Monthly Archives: February 2013

I recently went through an ordeal with a PBX resetting. It’s an Avaya system using an IPSI to connect a port network back to its host, but this situation applies to anyone out there using QOS on their MPLS network. I’ve often said that being a “phone guy” is rarely about phones anymore. Most of my work – certainly troubleshooting – involves IP networking.

So I had a PBX with one IPSI that would occasionally reset. Since there was only one IPSI, the reset would cause all cards in the port network to reset as well, which would drop all calls in progress. Now this is about the worst thing that can happen when you’re responsible for the telephones. Full system outages are easier to understand. This is a reset, calls drop, users get frustrated and re-establish their calls, then it would reset again. It was a really bad situation.

What is causing the resets? Avaya said the heartbeats were failing to the IPSI. For any of you with an IPSI-connected port network, you should occasionally look for these. SSH to your Communication Manager and cd to /var/log/ecs. Then list the log files. Assuming you’re in Feburary 2013, you would look for missed heartbeats in your ecs log with the command:

cat 2013-02*.log|grep checkSlot
:pcd(5561):MED:[[3:0] checkSlot: sanity failure (1)]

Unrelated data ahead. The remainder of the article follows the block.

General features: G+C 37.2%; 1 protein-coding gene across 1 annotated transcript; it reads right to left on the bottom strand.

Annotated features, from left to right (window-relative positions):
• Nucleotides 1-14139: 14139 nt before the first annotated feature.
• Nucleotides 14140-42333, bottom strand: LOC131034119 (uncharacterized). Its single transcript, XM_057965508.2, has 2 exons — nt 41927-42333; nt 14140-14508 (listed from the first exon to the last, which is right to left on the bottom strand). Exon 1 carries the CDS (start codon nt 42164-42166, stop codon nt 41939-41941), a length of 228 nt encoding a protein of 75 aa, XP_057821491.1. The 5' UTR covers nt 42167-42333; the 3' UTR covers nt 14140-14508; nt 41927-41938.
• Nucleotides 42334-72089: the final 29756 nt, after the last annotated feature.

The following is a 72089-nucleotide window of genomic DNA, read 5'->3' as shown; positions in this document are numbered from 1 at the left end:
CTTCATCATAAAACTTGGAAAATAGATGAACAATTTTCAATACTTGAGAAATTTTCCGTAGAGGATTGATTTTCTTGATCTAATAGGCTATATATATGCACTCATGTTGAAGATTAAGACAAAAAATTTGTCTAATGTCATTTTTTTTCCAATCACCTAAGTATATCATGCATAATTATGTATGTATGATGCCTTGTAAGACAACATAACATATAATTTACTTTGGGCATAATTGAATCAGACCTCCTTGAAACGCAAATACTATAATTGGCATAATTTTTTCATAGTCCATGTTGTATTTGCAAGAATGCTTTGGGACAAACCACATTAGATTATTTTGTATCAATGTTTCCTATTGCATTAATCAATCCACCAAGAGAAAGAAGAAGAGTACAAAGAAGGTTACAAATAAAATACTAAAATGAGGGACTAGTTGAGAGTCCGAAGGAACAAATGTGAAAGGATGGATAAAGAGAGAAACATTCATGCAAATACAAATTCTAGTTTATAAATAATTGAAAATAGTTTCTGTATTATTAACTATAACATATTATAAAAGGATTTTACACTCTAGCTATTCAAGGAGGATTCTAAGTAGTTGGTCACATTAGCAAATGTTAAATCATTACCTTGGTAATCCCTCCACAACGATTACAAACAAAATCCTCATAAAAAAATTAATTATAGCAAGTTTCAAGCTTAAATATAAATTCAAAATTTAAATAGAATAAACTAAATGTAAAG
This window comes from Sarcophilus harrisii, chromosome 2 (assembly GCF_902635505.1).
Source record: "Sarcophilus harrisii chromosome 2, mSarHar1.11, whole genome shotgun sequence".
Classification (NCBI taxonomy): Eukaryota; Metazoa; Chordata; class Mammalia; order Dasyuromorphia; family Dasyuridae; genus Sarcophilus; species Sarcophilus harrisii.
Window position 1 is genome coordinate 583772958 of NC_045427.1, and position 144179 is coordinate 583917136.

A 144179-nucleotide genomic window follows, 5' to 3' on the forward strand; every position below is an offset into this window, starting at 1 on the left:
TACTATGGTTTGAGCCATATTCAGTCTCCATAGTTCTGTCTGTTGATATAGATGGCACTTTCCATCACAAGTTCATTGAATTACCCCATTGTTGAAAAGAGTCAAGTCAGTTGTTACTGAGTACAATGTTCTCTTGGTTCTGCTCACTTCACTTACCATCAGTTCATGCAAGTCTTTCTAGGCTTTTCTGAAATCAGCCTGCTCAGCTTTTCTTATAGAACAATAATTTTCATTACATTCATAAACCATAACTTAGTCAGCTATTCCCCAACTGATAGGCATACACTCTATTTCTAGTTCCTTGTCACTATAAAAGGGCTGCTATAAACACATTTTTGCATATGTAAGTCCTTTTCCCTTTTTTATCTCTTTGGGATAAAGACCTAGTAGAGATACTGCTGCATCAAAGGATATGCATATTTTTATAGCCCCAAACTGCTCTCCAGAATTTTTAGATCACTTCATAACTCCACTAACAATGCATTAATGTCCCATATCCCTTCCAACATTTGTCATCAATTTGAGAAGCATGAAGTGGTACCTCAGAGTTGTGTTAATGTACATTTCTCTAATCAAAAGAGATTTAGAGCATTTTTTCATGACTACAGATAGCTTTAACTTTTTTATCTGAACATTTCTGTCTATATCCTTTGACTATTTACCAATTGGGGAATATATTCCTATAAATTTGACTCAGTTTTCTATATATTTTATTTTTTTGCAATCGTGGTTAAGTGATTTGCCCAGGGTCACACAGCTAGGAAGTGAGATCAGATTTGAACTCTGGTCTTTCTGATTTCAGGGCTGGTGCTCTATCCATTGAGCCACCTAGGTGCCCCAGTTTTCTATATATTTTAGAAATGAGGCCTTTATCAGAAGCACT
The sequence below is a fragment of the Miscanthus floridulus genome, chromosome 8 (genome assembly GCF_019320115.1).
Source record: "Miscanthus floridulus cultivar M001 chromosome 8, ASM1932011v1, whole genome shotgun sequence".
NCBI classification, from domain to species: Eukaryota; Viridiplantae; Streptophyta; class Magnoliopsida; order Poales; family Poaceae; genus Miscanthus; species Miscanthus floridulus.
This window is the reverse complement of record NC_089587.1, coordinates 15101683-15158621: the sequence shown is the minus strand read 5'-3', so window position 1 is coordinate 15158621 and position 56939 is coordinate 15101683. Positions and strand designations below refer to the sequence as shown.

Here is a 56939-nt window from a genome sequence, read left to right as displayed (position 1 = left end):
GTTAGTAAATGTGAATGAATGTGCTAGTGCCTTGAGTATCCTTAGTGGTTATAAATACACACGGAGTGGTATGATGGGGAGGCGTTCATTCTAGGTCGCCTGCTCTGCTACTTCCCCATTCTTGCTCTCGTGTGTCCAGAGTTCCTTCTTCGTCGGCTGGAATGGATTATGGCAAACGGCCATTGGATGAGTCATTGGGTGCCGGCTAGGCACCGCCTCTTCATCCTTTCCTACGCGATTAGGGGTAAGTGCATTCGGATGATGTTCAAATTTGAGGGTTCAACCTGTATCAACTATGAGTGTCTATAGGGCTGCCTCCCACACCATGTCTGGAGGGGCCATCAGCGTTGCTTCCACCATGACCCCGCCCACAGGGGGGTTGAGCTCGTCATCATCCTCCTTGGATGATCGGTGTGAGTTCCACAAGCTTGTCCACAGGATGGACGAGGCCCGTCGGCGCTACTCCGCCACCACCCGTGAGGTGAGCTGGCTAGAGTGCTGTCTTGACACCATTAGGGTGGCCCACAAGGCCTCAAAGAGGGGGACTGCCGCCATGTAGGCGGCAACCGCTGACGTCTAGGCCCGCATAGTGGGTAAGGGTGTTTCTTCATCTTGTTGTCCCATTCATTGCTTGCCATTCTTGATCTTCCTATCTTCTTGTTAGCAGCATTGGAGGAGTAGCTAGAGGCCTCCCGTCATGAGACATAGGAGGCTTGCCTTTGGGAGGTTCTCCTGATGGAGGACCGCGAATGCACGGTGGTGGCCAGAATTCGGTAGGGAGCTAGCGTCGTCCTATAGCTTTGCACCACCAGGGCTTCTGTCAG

:pcd(5561):MED:[[3:0] checkSlot: sanity failure (2)]
:pcd(5561):MED:[[3:0] checkSlot: sanity failure (3)]
:pcd(5561):MED:[[3:0] checkSlot: sanity failure (4)]
:pcd(5561):MED:[[3:0] checkSlot: data received replacing sanity message; socket delay is 14 secs]

I have stripped the date/time; you’ll see those on the left. Port networks and IPSIs are zero indexed, so the messages above apply to port network 4 and IPSI number 1.

I have been told that occasional sanity failures are just a part of life. These heartbeat messages are part of the Avaya protocol, not ICMP. So if you’re missing heartbeats, it’s not because ICMP is being dropped.

However, after a certain number of sanity failures, the IPSI will reset in order to re-esablish communication. How many sanity failures? That depends upon a system parameter setting:

display system-parameters ipserver-interface

Primary Control Subnet Address:
Secondary Control Subnet Address:


Switch Identifier: A
IPSI Control of Port Networks: enabled
A-side IPSI Preference: disabled
IPSI Socket Sanity Timeout: 15

802.1p: 6
DiffServ: 46

The IPSI Socket Sanity Timeout determines how many sanity failures will cause an IPSI failover (if you have two in your port network), or a reset(!) if you only have one. The reset is the IPSI’s way of trying to re-establish communication. If you get too many sanity failures, you’ll get this message:

:pcd(5561):MED:[[3:0] checkSlot: too many sanity failures (15)]

Unfortunately, this means my CM lost connectivity to the first IPSI on port network 4. If I only have one IPSI, then the IPSI and all cards in the port network will reset. If I have a redundant IPSI, then the port network will failover and everything should be okay. In my particular case a second IPSI would not have helped me. It turns out, my MPLS carrier (who had also set up our edge routers) was policing the committed access rate. I’ll explain with more detail in my next post. The resolution was to shape the traffic rather than police it.